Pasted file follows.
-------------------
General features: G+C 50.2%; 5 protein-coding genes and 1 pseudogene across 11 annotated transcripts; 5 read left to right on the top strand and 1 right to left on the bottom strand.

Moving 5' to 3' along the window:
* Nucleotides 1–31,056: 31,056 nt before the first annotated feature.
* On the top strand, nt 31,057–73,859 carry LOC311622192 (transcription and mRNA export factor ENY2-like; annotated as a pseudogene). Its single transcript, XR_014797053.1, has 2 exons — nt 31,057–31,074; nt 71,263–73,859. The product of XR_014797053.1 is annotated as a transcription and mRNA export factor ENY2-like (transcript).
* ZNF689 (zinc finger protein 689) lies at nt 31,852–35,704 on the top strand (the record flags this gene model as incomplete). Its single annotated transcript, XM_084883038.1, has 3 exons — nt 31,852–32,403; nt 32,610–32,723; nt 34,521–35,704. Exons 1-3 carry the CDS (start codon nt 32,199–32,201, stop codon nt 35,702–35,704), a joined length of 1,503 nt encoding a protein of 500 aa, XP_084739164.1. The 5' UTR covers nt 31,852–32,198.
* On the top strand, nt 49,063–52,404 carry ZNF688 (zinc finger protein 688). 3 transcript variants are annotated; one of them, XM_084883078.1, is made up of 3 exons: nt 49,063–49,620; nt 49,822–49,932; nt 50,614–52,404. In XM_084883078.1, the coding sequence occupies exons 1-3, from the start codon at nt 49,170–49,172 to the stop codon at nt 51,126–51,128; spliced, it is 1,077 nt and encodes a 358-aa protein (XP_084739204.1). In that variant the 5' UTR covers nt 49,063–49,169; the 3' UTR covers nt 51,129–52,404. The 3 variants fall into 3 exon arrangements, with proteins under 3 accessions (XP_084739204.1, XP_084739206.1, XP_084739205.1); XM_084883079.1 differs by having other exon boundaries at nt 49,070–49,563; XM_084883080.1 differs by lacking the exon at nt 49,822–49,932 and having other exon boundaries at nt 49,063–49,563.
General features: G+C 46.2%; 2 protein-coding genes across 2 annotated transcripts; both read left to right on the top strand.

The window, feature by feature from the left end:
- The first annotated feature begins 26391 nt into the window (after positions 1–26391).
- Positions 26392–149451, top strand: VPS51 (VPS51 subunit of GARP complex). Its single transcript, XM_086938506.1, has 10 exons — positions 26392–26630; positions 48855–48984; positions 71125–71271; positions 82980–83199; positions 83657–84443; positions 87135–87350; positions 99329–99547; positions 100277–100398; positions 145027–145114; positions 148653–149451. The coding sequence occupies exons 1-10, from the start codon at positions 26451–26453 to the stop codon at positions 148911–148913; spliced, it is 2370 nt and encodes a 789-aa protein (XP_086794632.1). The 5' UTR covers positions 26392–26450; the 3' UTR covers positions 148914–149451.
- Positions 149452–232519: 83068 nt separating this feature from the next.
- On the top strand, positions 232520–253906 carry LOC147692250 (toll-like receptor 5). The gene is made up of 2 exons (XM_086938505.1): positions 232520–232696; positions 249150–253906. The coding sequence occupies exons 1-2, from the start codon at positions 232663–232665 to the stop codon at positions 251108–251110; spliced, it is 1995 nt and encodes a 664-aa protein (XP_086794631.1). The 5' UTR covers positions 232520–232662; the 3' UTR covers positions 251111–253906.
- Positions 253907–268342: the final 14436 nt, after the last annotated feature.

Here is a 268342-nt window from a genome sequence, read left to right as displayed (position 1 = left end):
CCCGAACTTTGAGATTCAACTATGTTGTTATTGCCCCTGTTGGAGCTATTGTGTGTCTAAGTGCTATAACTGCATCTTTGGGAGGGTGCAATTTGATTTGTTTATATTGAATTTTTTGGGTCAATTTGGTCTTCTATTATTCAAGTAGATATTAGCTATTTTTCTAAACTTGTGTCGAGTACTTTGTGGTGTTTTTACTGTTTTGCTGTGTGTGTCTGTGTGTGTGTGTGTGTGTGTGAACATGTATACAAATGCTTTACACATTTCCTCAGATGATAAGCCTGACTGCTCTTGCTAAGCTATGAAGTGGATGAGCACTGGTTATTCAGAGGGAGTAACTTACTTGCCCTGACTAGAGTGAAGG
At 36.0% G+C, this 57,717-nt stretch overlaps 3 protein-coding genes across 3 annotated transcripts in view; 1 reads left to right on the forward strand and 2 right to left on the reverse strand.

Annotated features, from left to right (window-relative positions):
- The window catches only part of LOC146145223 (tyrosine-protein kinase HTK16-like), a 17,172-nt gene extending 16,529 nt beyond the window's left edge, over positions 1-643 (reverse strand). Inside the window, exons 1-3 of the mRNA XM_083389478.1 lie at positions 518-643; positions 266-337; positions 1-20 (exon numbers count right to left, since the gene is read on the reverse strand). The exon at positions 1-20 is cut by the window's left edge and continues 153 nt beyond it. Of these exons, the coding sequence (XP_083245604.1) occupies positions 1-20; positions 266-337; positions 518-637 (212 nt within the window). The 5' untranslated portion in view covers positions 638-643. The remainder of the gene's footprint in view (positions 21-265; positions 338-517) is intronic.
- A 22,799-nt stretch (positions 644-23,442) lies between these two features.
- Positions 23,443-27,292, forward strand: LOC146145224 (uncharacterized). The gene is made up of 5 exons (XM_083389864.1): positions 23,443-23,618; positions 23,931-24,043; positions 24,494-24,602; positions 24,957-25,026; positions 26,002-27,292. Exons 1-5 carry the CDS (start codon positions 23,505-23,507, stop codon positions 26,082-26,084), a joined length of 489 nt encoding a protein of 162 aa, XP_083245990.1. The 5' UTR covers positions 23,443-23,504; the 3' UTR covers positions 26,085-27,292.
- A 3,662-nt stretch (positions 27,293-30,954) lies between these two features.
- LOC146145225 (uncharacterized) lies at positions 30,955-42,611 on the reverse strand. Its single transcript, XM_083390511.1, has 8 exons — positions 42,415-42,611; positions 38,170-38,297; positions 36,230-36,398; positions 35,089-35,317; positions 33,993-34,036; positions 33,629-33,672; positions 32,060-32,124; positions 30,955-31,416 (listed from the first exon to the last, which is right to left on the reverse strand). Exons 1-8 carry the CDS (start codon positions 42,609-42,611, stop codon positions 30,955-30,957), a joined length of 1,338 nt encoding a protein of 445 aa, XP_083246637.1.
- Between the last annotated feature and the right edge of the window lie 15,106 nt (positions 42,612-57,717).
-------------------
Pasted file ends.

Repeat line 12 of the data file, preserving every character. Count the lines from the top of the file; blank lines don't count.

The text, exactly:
- On the top strand, positions 232520–253906 carry LOC147692250 (toll-like receptor 5). The gene is made up of 2 exons (XM_086938505.1): positions 232520–232696; positions 249150–253906. The coding sequence occupies exons 1-2, from the start codon at positions 232663–232665 to the stop codon at positions 251108–251110; spliced, it is 1995 nt and encodes a 664-aa protein (XP_086794631.1). The 5' UTR covers positions 232520–232662; the 3' UTR covers positions 251111–253906.